Serum biomarkers for Modic changes in patients with chronic low back pain
|Author:||Karppinen, Jaro1,2,3; Koivisto, Katri1; Ketola, Jukka1;|
1Medical Research Center Oulu, Oulu University Hospital and University of Oulu, Oulu, Finland
2Center for Life Course Health Research, University of Oulu, Oulu, Finland
3Finnish Institute of Occupational Health, Oulu, Finland
4Research Unit of Medical Imaging, Physics and Technology, Faculty of Medicine, University of Oulu, Oulu, Finland
5Research Unit of Biomedicine and Biocenter Oulu, Department of Physiology, University of Oulu, Oulu, Finland
6Department of Gastroenterology and Metabolism, Poznan University of Medical Sciences, Poznan, Poland
7AO Research Institute, Davos, Switzerland
8Department of Orthopaedic Surgery, University of California San Francisco, San Francisco, USA
9Center of Experimental Rheumatology, University Hospital Zurich, Zurich, Switzerland
10Department of Orthopaedic Surgery, RUSH University Medical Center, Suite 204-G, 1611 W. Harrison Street, Orthopaedic BuildingChicago, IL, 60612, USA
11International Spine Research and Innovation Initiative, RUSH University, Chicago, USA
12Northern Finland Laboratory Centre NordLab, Oulu University Hospital, Oulu, Finland
13Institute of Environmental Medicine, Karolinska Institute, Stockholm, Sweden
|Online Access:||PDF Full Text (PDF, 0.3 MB)|
|Persistent link:|| http://urn.fi/urn:nbn:fi-fe2022022320639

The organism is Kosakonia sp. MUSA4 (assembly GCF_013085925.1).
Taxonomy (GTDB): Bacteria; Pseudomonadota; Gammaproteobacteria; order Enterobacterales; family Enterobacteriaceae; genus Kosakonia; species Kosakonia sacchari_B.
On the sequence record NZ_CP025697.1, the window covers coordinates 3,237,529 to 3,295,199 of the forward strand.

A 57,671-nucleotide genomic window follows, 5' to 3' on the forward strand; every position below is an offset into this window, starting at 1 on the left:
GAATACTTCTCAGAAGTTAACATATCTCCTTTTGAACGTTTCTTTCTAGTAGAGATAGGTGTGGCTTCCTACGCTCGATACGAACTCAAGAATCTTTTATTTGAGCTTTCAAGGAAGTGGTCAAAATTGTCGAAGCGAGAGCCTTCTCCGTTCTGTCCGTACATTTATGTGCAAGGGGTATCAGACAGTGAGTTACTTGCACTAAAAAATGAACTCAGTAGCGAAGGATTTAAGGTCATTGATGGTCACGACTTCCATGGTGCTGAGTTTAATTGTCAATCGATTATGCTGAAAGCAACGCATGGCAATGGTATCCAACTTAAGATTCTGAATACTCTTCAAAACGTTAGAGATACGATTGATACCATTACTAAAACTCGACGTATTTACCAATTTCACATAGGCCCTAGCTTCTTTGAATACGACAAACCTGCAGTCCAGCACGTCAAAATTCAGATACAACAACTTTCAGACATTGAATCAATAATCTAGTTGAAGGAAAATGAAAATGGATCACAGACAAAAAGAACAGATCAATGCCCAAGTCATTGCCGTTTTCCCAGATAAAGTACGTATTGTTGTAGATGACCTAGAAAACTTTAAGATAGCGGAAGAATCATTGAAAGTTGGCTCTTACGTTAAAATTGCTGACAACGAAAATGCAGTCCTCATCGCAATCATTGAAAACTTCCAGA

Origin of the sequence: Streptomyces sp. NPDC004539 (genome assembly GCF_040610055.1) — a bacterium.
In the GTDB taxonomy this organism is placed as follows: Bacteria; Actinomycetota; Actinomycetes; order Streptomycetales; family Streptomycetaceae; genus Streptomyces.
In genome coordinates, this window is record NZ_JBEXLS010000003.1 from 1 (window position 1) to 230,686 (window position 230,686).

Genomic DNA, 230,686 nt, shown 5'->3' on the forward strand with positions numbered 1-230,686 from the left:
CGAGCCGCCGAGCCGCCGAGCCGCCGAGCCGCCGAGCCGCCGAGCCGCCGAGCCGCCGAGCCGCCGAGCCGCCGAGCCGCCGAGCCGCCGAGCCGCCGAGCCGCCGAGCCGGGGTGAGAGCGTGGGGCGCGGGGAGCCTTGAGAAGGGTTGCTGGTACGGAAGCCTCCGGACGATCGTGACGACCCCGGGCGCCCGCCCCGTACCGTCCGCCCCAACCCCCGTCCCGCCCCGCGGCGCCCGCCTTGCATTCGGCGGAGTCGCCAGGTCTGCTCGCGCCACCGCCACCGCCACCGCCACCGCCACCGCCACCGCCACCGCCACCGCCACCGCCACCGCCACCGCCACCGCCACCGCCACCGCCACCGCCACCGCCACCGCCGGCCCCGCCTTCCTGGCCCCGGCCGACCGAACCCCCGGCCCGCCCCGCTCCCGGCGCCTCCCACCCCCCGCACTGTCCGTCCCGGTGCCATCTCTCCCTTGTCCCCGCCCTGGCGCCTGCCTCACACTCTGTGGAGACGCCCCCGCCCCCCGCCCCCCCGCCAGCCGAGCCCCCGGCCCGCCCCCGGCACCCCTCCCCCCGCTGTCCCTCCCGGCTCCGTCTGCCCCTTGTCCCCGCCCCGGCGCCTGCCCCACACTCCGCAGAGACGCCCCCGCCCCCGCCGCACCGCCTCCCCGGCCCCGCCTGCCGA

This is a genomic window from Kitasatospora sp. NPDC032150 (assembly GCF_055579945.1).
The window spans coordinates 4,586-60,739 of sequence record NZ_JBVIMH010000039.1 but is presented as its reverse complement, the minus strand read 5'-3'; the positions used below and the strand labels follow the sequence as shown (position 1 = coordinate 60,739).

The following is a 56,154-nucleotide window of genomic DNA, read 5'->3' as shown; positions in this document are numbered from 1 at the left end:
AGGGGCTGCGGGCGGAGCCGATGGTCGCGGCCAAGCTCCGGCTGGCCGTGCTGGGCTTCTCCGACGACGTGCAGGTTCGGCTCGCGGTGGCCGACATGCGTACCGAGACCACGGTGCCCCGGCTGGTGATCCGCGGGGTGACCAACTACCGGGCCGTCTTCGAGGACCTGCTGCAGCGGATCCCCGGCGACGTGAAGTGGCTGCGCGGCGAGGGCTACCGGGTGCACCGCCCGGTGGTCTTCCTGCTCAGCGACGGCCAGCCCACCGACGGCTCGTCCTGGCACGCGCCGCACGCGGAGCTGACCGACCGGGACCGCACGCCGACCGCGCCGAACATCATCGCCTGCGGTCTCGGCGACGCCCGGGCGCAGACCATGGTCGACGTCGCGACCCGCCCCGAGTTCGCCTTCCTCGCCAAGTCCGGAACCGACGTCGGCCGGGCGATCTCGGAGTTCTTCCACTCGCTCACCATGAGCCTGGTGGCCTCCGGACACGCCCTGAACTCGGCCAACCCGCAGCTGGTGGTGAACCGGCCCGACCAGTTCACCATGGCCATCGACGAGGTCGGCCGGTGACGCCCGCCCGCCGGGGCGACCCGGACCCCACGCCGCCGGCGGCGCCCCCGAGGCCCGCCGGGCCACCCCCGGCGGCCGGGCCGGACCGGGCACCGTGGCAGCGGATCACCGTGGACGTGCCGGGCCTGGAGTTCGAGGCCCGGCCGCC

|Publish Date:|| 2022-02-23
Purpose: Lumbar Modic change (MC) can serve as a diagnostic marker as well as an independent source of chronic low back pain (CLBP). This study aimed to test for the existence of serum biomarkers in CLBP patients with MC.
Methods: Age- and sex-matched CLBP patients with confirmed MC on lumbar MRI (n = 40) and pain-free controls (n = 40) were assessed. MC was classified into M1, predominating M1, predominating M2 and M2. MC volumes were calculated. Fasting blood samples were assessed for inflammatory mediators, signalling molecules, growth factors and bone turnover markers. Serum concentrations of 46 biomarkers were measured.
Results: Median concentrations of interleukin (IL)-15 (p < 0.001), IL-8 (p < 0.001), tumour necrosis factor (TNF)-alpha (p < 0.001), Eotaxin-1 (p < 0.05), Eotaxin-3 (p < 0.001), monocyte chemotactic protein (MCP)-1 (p < 0.05), macrophage inflammatory protein (MIP)-1alpha (p < 0.01), TEK receptor tyrosine kinase (Tie)-2 (p < 0.001), vascular cell adhesion molecule (VCAM)-1 (p < 0.001), RANTES (p < 0.001), C telopeptide of type I collagen (CTX)-1 (p < 0.001), vascular endothelial growth factor (VEGF)-C (p < 0.001), VEGF-D (p < 0.05), fms-related tyrosine kinase (Flt)-1 (p < 0.01) and intercellular adhesion molecule (ICAM)-1 (p < 0.01) were significantly higher among controls. IL-1sRII (23.2 vs. 15.5 ng/ml, p < 0.001) and hepatocyte growth factor (HGF)-1 (169 vs. 105 pg/ml, p < 0.01) concentrations were significantly higher among patients. Type or volume of MC was not associated with biomarker concentrations.
Conclusions: This is the first study to assess the blood serum biomarker profile in individuals with CLBP with MC. Several biomarkers were suppressed, while two markers (IL-1sRII and HGF) were elevated among MC patients, irrespective of MC type or size, with CLBP compared with asymptomatic controls.
European spine journal
|Pages:||1018 - 1027|
|Type of Publication:||
A1 Journal article – refereed
|Field of Science:||
3126 Surgery, anesthesiology, intensive care, radiology
This is a post-peer-review, pre-copyedit version of an article published in Eur Spine J. The final authenticated version is available online at https://doi.org/10.1007/s00586-020-06713-z.